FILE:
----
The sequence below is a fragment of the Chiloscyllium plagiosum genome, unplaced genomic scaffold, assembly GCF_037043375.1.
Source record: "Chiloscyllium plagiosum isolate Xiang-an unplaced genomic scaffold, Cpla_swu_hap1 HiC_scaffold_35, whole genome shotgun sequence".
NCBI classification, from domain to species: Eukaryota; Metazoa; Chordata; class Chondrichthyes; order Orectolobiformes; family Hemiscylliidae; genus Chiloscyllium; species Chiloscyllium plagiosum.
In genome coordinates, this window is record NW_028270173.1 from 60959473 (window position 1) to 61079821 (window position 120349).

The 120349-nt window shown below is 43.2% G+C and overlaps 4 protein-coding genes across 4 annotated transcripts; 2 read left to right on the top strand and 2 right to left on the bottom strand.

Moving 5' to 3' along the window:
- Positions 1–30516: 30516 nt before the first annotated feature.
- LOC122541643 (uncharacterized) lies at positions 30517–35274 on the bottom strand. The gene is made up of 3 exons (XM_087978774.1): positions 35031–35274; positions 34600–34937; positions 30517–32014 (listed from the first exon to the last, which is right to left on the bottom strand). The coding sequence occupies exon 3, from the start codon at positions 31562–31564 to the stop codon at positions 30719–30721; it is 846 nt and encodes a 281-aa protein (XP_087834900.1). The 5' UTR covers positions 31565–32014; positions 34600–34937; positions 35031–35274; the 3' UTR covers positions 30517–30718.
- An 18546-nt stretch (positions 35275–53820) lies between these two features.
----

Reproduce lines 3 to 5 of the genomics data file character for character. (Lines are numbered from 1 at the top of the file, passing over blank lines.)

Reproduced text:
NCBI classification, from domain to species: Eukaryota; Metazoa; Chordata; class Chondrichthyes; order Orectolobiformes; family Hemiscylliidae; genus Chiloscyllium; species Chiloscyllium plagiosum.
In genome coordinates, this window is record NW_028270173.1 from 60959473 (window position 1) to 61079821 (window position 120349).

The 120349-nt window shown below is 43.2% G+C and overlaps 4 protein-coding genes across 4 annotated transcripts; 2 read left to right on the top strand and 2 right to left on the bottom strand.